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Articles / Applying to College / Why Do Admission Officials Ask for Graded Papers?

Why Do Admission Officials Ask for Graded Papers?

Sally Rubenstone
Written by Sally Rubenstone | Nov. 29, 2007

Question: Why do colleges require that, when you "submit a graded paper from your junior or senior year," it must have teacher comments and grade?

As annoying and frustrating as the admissions process can be, this is actually one of the parts of it that makes some sense. By submitting a paper with teacher comments and a grade, you give admission officials a tiny window into the standards at your high school. They can see how complex--or not--your assignments are and how high--or low--the teacher sets the bar when critiquing your work.

Here, it is really your school and your teacher that are being evaluated, not you. If your teacher misses obvious errors or applauds you for making simplistic points (or even makes spelling errors in the comments--God forbid!), then admission officials will have a greater understanding of the environment from which you are coming. This can put low test scores in perspective or garner greater respect for high ones. Conversely, if the teacher seems to be quite demanding, this will help admission officials better understand--and respect--the challenges you've faced.

Of course, admission folks do realize that standards will vary from class to class so that one teacher's remarks don't necessarily reflect the norms of the entire faculty. The graded paper you send is not likely to have any significant impact on your final admission verdicts, but it WILL enable your admission evaluators to learn at least a little bit about your school climate.

Written by

Sally Rubenstone

Sally Rubenstone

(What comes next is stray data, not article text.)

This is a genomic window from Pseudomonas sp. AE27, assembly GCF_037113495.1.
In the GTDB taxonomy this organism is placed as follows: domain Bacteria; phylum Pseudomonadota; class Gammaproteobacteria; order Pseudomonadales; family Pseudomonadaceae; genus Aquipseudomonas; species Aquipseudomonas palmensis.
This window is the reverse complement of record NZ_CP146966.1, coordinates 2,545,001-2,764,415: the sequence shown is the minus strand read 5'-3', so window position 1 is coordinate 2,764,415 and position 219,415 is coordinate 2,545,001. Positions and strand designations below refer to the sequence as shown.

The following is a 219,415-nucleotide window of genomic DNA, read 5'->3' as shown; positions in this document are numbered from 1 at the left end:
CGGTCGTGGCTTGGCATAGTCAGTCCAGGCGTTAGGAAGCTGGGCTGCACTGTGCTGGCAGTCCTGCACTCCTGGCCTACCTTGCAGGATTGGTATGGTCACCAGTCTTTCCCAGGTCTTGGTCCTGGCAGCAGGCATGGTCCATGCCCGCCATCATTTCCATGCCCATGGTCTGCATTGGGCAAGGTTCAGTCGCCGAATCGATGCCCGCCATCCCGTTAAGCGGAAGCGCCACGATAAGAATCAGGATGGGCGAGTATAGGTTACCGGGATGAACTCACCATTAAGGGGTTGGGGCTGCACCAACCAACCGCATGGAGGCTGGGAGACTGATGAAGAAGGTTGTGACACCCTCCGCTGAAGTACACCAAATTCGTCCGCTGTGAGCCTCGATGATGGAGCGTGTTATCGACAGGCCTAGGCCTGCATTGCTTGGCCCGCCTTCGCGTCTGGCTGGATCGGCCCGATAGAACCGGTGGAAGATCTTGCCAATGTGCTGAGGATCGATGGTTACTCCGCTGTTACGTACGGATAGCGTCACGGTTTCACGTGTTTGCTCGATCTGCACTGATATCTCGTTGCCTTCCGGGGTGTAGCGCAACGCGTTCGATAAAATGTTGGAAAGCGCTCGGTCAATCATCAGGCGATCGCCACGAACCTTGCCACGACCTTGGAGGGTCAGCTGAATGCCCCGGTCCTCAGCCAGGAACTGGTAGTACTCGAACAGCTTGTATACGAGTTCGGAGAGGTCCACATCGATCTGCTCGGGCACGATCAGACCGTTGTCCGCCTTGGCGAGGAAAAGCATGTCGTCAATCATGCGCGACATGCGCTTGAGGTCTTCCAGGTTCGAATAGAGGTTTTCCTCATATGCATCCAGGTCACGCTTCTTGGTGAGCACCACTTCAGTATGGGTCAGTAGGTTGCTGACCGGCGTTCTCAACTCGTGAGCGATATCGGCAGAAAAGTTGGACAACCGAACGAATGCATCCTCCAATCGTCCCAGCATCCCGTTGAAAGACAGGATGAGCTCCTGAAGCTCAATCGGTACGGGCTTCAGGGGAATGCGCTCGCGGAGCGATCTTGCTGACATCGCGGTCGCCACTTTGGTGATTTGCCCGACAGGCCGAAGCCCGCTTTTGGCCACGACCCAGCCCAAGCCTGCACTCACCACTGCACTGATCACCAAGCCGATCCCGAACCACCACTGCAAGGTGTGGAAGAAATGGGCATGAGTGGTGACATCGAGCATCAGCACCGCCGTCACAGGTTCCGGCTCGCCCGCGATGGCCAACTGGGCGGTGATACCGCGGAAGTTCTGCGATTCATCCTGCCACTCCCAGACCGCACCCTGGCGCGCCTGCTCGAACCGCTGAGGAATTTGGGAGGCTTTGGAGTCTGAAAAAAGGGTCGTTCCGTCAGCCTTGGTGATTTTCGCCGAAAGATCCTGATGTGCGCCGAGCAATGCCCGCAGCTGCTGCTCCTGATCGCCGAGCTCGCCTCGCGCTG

Sally Rubenstone knows the competitive and often convoluted college admission process inside out: From the first time the topic of college comes up at the dinner table until the last duffel bag is unloaded on a dorm room floor. She is the co-author of Panicked Parents' Guide to College Admissions; The Transfer Student's Guide to Changing Colleges and The International Student's Guide to Going to College in America. Sally has appeared on NBC's Today program and has been quoted in countless publications, including The New York Times, The Washington Post, USA Weekend, USA Today, U.S. News & World Report, Newsweek, People and Seventeen. Sally has viewed the admissions world from many angles: As a Smith College admission counselor for 15 years, an independent college counselor serving students from a wide range of backgrounds and the author of College Confidential's "Ask the Dean" column. She also taught language arts, social studies, study skills and test preparation in 10 schools, including American international schools in London, Paris, Geneva, Athens and Tel Aviv. As senior advisor to College Confidential since 2002, Sally has helped hundreds of students and parents navigate the college admissions maze. In 2008, she co-founded College Karma, a private college consulting firm, with her College Confidential colleague Dave Berry, and she continues to serve as a College Confidential advisor. Sally and her husband, Chris Petrides, became first-time parents in 1997 at the ripe-old age of 45. So Sally was nearly an official senior citizen when her son Jack began the college selection process, and when she was finally able to practice what she had preached for more than three decades.

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